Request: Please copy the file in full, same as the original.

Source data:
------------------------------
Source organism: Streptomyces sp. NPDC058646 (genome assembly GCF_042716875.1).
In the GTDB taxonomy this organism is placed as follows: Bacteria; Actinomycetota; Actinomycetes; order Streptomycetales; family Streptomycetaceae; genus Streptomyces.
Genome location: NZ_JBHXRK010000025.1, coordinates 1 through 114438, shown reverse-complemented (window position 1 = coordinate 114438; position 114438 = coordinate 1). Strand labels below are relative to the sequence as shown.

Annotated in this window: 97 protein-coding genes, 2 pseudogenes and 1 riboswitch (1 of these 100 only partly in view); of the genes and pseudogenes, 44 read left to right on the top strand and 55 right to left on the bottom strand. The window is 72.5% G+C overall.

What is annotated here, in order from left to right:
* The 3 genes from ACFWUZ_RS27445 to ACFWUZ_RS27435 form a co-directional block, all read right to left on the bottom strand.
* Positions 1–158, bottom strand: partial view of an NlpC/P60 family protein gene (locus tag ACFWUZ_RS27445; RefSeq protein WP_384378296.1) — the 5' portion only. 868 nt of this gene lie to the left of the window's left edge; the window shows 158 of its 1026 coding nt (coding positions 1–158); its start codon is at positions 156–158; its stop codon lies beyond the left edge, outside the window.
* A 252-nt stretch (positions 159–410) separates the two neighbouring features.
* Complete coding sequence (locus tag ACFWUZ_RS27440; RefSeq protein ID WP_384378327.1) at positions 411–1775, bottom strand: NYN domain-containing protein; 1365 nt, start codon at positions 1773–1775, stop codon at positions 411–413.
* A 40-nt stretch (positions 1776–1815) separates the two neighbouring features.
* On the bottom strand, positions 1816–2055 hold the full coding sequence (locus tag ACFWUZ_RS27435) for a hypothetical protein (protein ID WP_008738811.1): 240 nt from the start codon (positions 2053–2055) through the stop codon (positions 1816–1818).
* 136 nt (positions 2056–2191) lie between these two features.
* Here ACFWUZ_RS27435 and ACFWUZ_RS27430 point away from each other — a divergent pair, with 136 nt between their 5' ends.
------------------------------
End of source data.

Source organism: Streptomyces sp. NPDC058646 (genome assembly GCF_042716875.1).
In the GTDB taxonomy this organism is placed as follows: Bacteria; Actinomycetota; Actinomycetes; order Streptomycetales; family Streptomycetaceae; genus Streptomyces.
Genome location: NZ_JBHXRK010000025.1, coordinates 1 through 114438, shown reverse-complemented (window position 1 = coordinate 114438; position 114438 = coordinate 1). Strand labels below are relative to the sequence as shown.

Annotated in this window: 97 protein-coding genes, 2 pseudogenes and 1 riboswitch (1 of these 100 only partly in view); of the genes and pseudogenes, 44 read left to right on the top strand and 55 right to left on the bottom strand. The window is 72.5% G+C overall.

What is annotated here, in order from left to right:
* The 3 genes from ACFWUZ_RS27445 to ACFWUZ_RS27435 form a co-directional block, all read right to left on the bottom strand.
* Positions 1–158, bottom strand: partial view of an NlpC/P60 family protein gene (locus tag ACFWUZ_RS27445; RefSeq protein WP_384378296.1) — the 5' portion only. 868 nt of this gene lie to the left of the window's left edge; the window shows 158 of its 1026 coding nt (coding positions 1–158); its start codon is at positions 156–158; its stop codon lies beyond the left edge, outside the window.
* A 252-nt stretch (positions 159–410) separates the two neighbouring features.
* Complete coding sequence (locus tag ACFWUZ_RS27440; RefSeq protein ID WP_384378327.1) at positions 411–1775, bottom strand: NYN domain-containing protein; 1365 nt, start codon at positions 1773–1775, stop codon at positions 411–413.
* A 40-nt stretch (positions 1776–1815) separates the two neighbouring features.
* On the bottom strand, positions 1816–2055 hold the full coding sequence (locus tag ACFWUZ_RS27435) for a hypothetical protein (protein ID WP_008738811.1): 240 nt from the start codon (positions 2053–2055) through the stop codon (positions 1816–1818).
* 136 nt (positions 2056–2191) lie between these two features.
* Here ACFWUZ_RS27435 and ACFWUZ_RS27430 point away from each other — a divergent pair, with 136 nt between their 5' ends.